Climate change is as apparent as its skeptics
Only five months after a major storm and accompanying flood, Louisiana residents are in rebuilding mode again.
Following the storm that submerged Baton Rouge, well known scientist, often referred to as Bill Nye the science guy, took a step back from humor to address the flood and the controversial issue of climate change.
Nye told CNN’s Chris Cuomo on “New Day” that global warming is the reason behind the devastating flood which killed at least 13 people and destroyed close to 60,000 homes.
His message was clear: It will happen again.
Although the body count was considerably lower, compared to the death toll of behemoth storms like hurricanes Katrina and Sandy, the impact is nevertheless calamitous. But humans have yet to learn their lesson.
“As the ocean gets warmer, which it is getting, it expands,” Nye said. “And then as the sea surface is warmer, more water evaporates. And so it’s very reasonable that these storms are connected to these big effects.”
Houston has seen its fair share of flooding in 2016, as more than 17 inches of rain battered the city within a 24-hour period in April, leaving seven people dead and over $5 billion in damage.
After years of ignoring the threat of climate change, it seems the time of reckoning has come to the fore.
Climate changes in 2016 have continued to break records. July will go on record as the warmest month worldwide. The Arctic sea ice caps continue to melt at an alarming rate.
The existence of climate change for years has been touted as a farce in the interest of political agendas, but the proof speaks for itself. Every year, storms on the Gulf Coast have become progressively worse. Each storm brings the water an inch higher than it was the time before.
Scientists warn that coastal cities all over the world will be completely underwater as melting ice sheets cause sea levels to rise. This would mean “so long, farewell” to Galveston, New York City, Miami and Atlantic City, to name a few.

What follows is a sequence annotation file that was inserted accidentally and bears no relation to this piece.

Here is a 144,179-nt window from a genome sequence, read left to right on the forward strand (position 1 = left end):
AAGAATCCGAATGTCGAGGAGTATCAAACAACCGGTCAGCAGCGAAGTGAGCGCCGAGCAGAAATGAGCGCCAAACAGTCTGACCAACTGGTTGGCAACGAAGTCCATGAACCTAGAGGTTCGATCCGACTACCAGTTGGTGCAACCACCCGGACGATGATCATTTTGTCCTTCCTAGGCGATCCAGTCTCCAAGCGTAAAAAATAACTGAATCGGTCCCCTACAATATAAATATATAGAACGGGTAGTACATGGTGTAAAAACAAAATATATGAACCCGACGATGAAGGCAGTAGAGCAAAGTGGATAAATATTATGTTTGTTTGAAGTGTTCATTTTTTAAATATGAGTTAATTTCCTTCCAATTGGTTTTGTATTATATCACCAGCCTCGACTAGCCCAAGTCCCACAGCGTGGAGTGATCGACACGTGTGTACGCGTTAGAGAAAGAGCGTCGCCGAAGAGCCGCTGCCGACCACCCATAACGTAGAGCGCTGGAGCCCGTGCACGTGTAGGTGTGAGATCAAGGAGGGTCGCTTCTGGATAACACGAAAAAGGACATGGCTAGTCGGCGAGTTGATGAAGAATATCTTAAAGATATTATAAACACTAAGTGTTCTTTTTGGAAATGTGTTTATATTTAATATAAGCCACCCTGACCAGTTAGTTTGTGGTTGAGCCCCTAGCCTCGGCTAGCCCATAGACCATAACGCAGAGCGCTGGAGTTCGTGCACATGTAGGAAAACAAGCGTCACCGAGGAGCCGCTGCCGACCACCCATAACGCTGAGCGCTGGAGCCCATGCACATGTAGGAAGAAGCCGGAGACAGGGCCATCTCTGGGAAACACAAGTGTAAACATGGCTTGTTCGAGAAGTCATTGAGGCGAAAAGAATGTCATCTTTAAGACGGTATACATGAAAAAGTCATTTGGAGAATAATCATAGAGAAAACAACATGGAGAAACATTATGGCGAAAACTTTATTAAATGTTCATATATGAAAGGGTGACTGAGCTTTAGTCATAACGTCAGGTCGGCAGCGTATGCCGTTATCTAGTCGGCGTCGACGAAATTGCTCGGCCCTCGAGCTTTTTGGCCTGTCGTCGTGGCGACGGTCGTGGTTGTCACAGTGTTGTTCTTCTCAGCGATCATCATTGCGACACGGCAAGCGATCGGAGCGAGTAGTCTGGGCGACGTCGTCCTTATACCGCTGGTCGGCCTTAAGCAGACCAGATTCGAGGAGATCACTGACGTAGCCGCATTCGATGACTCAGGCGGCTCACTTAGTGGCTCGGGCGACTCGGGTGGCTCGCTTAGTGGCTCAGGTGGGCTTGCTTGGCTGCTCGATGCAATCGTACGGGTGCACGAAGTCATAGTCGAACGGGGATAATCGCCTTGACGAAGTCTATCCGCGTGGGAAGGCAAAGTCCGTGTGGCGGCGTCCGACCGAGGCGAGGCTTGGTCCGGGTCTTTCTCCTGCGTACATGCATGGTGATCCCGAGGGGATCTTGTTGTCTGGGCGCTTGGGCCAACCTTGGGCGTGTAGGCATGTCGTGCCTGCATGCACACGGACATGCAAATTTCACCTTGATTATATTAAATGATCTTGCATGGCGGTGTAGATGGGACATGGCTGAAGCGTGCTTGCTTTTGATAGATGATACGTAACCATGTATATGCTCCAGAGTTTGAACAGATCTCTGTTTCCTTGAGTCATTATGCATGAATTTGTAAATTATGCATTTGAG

Although flooding is one of the greater foes when it comes to climate change, it is not the only condition that comes with global warming. In Europe, where the weather straddles mild more often than not, a new trend of heat waves has emerged due to an increase of human-generated greenhouse gases in the atmosphere.
In Siberia, the melting of Arctic permafrost released anthrax spores, which landed over 90 people in the hospital and resulted in the death of a 12-year-old boy. The culprit: A thawed out caribou that had been frozen for 75 years.
By that time, the anthrax had already spread to 2,300 caribous. Indigenous groups that populated the area had to be evacuated.
Because of the varying conditions of each region of the world, global warming has affected each continent differently.
From droughts to floods, heatwaves and anthrax outbreaks, the world is making its health known in startling displays. The data is all there, and Earth is on a steep decline.
It’s what humans choose to do with the facts that matter. Some have already given up and the search for a new planet to inhabit is already underway. Yet what is the point of finding a new world to live when we don’t know how to appreciate the one we have?
Without acceptance of responsibility, humans are doomed to repeat the same mistakes.
Climate change is real, and Earth has begun to speak out against its inhabitants. If humanity can agree to make Earth’s conditions better for both them and subsequent generations, then the fight for the planet is not over.
Opinion Columnist Caprice Carter is a communication junior and can be reached at [email protected]